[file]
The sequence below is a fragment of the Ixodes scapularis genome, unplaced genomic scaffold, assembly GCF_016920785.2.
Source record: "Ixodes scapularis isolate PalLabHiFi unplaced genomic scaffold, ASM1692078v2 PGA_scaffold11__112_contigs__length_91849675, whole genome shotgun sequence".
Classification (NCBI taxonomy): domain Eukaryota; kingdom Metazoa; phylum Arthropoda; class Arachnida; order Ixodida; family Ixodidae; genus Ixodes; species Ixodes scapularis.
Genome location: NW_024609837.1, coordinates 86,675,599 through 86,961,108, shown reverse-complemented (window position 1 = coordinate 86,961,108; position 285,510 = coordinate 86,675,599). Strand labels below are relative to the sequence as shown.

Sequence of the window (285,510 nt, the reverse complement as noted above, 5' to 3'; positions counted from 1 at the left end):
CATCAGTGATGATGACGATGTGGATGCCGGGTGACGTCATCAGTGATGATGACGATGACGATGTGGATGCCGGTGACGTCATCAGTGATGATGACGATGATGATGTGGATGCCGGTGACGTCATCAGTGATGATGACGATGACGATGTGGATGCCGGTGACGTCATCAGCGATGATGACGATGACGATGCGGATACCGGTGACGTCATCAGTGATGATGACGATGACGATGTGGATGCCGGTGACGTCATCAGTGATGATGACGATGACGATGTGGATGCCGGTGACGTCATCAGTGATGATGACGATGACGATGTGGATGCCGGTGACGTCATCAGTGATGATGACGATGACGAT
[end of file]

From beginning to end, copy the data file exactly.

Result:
The sequence below is a fragment of the Ixodes scapularis genome, unplaced genomic scaffold, assembly GCF_016920785.2.
Source record: "Ixodes scapularis isolate PalLabHiFi unplaced genomic scaffold, ASM1692078v2 PGA_scaffold11__112_contigs__length_91849675, whole genome shotgun sequence".
Classification (NCBI taxonomy): domain Eukaryota; kingdom Metazoa; phylum Arthropoda; class Arachnida; order Ixodida; family Ixodidae; genus Ixodes; species Ixodes scapularis.
Genome location: NW_024609837.1, coordinates 86,675,599 through 86,961,108, shown reverse-complemented (window position 1 = coordinate 86,961,108; position 285,510 = coordinate 86,675,599). Strand labels below are relative to the sequence as shown.

Sequence of the window (285,510 nt, the reverse complement as noted above, 5' to 3'; positions counted from 1 at the left end):
CATCAGTGATGATGACGATGTGGATGCCGGGTGACGTCATCAGTGATGATGACGATGACGATGTGGATGCCGGTGACGTCATCAGTGATGATGACGATGATGATGTGGATGCCGGTGACGTCATCAGTGATGATGACGATGACGATGTGGATGCCGGTGACGTCATCAGCGATGATGACGATGACGATGCGGATACCGGTGACGTCATCAGTGATGATGACGATGACGATGTGGATGCCGGTGACGTCATCAGTGATGATGACGATGACGATGTGGATGCCGGTGACGTCATCAGTGATGATGACGATGACGATGTGGATGCCGGTGACGTCATCAGTGATGATGACGATGACGAT